Scones are easy easy easy to make, highly variable and really yummy.
Turn the oven on to "almost as hot as it gets" - that's 230°C (which is 450°F- Thank you m_turner) in my oven.
Put about a cup of self-raising flour into a mixing bowl.
Put a big blob of margarine or softened butter in there too.
The fat must not get warm enough to melt. That's the only even slightly tricky thing about scones. Mix in a cool room and don't put the bowl on your lap.
Using the back of the wooden spoon, squish the margarine through the flour until it looks like rather rough
bread crumbs, If it's wetter then bread crumbs, bung in a little more flour. If it's drier than bread crumbs, put in a bit more marg.
This is where you decide what flavour you want your scones. Add a handful of any of:
along with a tablespoon of sugar
a handful of any of:
along with a handful of grated cheese, if you like cheese. And who doesn't like cheese? :)
Or you can make them plain - either with just flour, fat and water (or you can use milk) or with those plus a tablespoon of sugar.
Mix it all up till it looks all mixed.
Turn on your cold water tap. Adjust it till there's a tiny but smooth trickle of water running.
Let a little splash of water come into your mixture. Mix it in till it looks all mixed again.
Keep doing that till the mixture is wet enough to stick together, but not all gluggy.
Sprinkle a large handful of flour (I use SR again, but plain is fine at this stage) all over the bit of clean bench where you are going to work.
Plop the mixture out on the bench.
Squish it down with your hands - but remember, your hands can be quite warm, so don't squish for too long.
If you want to use a rolling pin, rub flour all over it before it touches the
mixture. If you don't feel like washing yet another thing up when you have finished, just make the mixture nice and flat by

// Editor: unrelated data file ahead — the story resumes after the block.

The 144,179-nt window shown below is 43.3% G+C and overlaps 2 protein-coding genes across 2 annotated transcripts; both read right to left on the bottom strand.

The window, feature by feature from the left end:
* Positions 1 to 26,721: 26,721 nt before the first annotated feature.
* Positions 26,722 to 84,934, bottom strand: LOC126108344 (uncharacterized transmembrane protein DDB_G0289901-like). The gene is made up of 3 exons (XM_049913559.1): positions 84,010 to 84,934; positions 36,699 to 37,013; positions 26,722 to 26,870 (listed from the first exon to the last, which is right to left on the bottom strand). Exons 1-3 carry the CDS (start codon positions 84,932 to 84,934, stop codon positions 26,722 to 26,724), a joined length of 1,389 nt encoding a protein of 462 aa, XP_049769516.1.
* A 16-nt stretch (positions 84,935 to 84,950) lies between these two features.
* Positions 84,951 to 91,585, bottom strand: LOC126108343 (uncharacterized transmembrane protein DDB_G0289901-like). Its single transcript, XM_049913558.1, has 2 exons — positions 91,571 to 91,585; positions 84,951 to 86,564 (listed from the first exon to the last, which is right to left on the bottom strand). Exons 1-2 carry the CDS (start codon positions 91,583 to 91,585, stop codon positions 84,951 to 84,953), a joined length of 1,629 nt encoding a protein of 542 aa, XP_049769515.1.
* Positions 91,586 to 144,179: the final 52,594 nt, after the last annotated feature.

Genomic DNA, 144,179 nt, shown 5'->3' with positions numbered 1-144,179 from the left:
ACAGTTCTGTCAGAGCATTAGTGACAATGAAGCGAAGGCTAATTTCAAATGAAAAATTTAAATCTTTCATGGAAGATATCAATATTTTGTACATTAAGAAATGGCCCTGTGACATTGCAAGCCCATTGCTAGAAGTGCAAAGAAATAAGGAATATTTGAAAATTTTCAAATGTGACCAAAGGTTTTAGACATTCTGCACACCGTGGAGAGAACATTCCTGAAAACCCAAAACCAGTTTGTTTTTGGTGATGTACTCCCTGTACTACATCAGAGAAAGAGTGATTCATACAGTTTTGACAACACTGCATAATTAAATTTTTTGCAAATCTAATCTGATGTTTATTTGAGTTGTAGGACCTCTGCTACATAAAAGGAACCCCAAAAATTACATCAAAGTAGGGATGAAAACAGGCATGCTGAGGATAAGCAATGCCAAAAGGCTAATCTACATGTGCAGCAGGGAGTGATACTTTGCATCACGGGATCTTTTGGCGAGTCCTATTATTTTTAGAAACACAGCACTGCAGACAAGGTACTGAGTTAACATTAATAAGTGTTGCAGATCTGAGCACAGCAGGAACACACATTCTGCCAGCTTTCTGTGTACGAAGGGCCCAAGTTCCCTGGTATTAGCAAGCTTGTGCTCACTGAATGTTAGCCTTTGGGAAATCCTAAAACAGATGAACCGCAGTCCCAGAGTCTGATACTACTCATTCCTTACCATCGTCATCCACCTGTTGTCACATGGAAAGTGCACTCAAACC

hand-squishing. You want it to be about... Um... 2cm thick?
Get a large, flat metal tray. Either rub a fine layer of fat all over it, or cover it entirely in
Aluminium Foil. Put it next to your mixture. I put it on my right and I am right handed.
You don't have to use a cutter unless you want to. If you don't, take a bread-and-butter knife and cut the scone mixture into strips, then squares. They should be no larger than 1/4 of a CD cover... and even that is almost too large.
If you have and want to use a cutter, put its cutting surface down into some of the flour on your bench. Swirl it round while it's pressed down so the whole inside gets a little flour on it. Press it down on the smoothed out mixture, lift it up quickly and you should have a little circle of scone.
Transfer this to the flat tin. If it didn't come up with the cutter you will need to slide a bread-and-butter knife underneath and lift it up with that.
Place the scones on the tray with an about-1/2-their-own-width-sized space between them.
If you used a cutter, you will have a large, holey, bit of scone mixture on the bench. Wash your hands in cold water, dry them, and squish it all up together again. Squish it flat. Cut it again. Repeat till it's almost all used up. -
But he more times you re-squish, the less "light" your scones will be.
When your tray is covered with scones, open the oven only as much as you have to to get the tray in without either dropping the scones
(drop scones are quite different:) or burning yourself.
Slip the tray in on a shelf in the top half of the oven, set a timer for seven minutes, close the door and put all your dirty mixing stuff into the sink. Clean down the bench. Get out a wooden board to protect the bench from the hot tray (actually, I put the hot tray on the
stove top, so the heat doesn't matter).
Don't open the oven till the seven minutes are up.
When the timer goes off, open the oven just enough to look at the scones.
If they are a pretty golden colour on top and quite tall they are probably
Take one out (use an oven glove) and break it in half. Is the mixture nice and
cooked-looking? If so, take the tray out (If you have another tray full to cook, keep the door opening to a
minimum, otherwise, open it as wide as you like).
If it's not cooked, you can put it back for another minute or so before checking again.
Put the scones onto a plate. Plain scones like some jam and thickened cream. Savoury scones like
butter or margarine, or to be served as a side dish with roast meat.
Scoff 'em down.